The Rules of Writing

By Kathryn Brocato, author of Old ChristmasSutherland’s Pride, and Georgie’s Heart

Georgie's HeartThe “Rules of Writing” say that you should write what you know. If you don’t know much of anything, the next best thing is to find someone who knows a lot. Some years ago, I figured my job was to find a magazine that wanted articles on subjects my husband, who knew a lot, could expound on. And who knew? Maybe I’d even find one that wanted some subject I knew a little something about.

My research involved leafing through the Writer’s Market, studying what the various magazines were looking for, to see if either I or my “resource person” knew anything about the subjects they were interested in. Upon reading the entry for Weider’s Muscle & Fitness magazine, I knew I had a live one. I told my husband I was going to query them about an article on liquid protein, as my husband had just lost 125 pounds using it. He could not imagine why they would be interested. After all, everyone ought to know how to do that.

To our amazement, they were not only intensely interested, but they bought the article within a week of my sending it off in the mail, the fastest sale I’ve ever made. But to this day, I have never received author copies or seen that article in print—they just wanted it. They said they wanted articles about protein, and I guess they did.

I saw that Black Belt magazine wanted articles about “any aspect of martial arts and self-defense.” Since my husband has taught self-defense in all its forms for years, before anybody even knew how to pronounce “karate,” I figured I could write for them. An incident had just occurred in one of his classes where one of his students went to a bar and got himself beaten up. My resource person was considerably annoyed because this student had ignored every rule of self-defense, so he taught an impromptu class that night about how to avoid bar fights, and how to win if a fight found you anyway. It was a great class, full of basic self-defense ideas.

I wrote up an outline on what he taught in that class and sent a query letter to Black Belt. My husband said they’d never buy it because, “Everybody ought to know that.” I said that if they did, they’d never get themselves beaten up in bars. Sure enough, the editors at Black Belt didn’t just write—they called, and they also wanted photos. Well, I could do that. I got a camera and coaxed some of my husband’s students into appearing in the photos. My husband had a great time and showed a series of new techniques, so the students got a free class and I got some great photos.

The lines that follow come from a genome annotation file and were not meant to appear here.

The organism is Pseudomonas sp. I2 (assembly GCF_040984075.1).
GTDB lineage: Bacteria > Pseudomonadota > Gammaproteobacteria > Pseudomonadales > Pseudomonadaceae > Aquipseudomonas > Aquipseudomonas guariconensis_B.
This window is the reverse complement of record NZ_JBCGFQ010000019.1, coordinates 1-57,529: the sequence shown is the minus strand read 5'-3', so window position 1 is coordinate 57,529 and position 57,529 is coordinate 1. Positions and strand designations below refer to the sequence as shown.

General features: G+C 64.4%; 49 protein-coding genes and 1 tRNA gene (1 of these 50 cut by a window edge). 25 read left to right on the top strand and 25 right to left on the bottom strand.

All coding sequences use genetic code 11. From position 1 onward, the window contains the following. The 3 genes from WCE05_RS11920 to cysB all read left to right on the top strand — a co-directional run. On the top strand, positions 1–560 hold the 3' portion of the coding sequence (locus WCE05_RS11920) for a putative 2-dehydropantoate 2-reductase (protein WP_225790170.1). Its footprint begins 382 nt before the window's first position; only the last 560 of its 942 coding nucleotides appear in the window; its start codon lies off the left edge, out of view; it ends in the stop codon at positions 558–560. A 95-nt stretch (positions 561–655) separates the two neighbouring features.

We wrote for Black Belt for several years. I would come up with an interesting aspect of self-defense and interview my husband when he was in a relaxed mood, often in the middle of the night. Then I’d rope in some of his students for the photos. I heard recently, from a friend who recognized us, that some of those photos are still in use at Black Belt.

Much to my surprise, a couple of articles on things I have personal experience with also sold to various magazines. One was on sensitive skin, and another was on preserving your skin from the sun, especially if you happen to be allergic to PABA-based sunscreens. Who’d have thought there were other people in the world with those problems? Which just goes to show: Whatever it is you might know, somebody out there would like to learn, even if it is something they ought to know.

In my newest release from Crimson Romance, the heroine, Georgeanne Hartfield, inadvertently puts into use all the best advice to would-be writers. You know the ones: Writing is easy—just open a vein. And write about what you know.

So, after her divorce, Georgeanne wrote a thorough dissection of the major problem in her marriage and what she could have done to save the marriage. To her surprise, that very personal book, which she thought might help a few other women, interested an agent, sold to a major publisher and became a bestseller.

Even though she published the book under a pseudonym, her book on how to fake an orgasm as a solution to her husband’s main complaint in their marriage now threatens to inform the entire world that her husband left her because he could not experience sexual pleasure—just as she finally meets a man who makes her feel all those things her husband couldn’t.

So, Georgeanne (1) “opened a vein” and poured out her heart, and (2) she “wrote what she knew” and achieved a best-selling book. But alas, she then discovers (3) she is “up to her ass in alligators,” meaning her book has resulted in a heap of complications that threaten to ruin her chance at love and happiness.

If you’re interested in trying your hand at writing, take these “rules of writing” to heart. “Write what you know,” and “just open a vein.” Then make sure your protagonist finds herself “up to her ass in alligators,” so the readers will keep turning those pages.

But if your book turns out to be a best seller that threatens to expose your innermost secrets to the world, don’t blame me. Blame the Writer’s Market. It taught me all I know.

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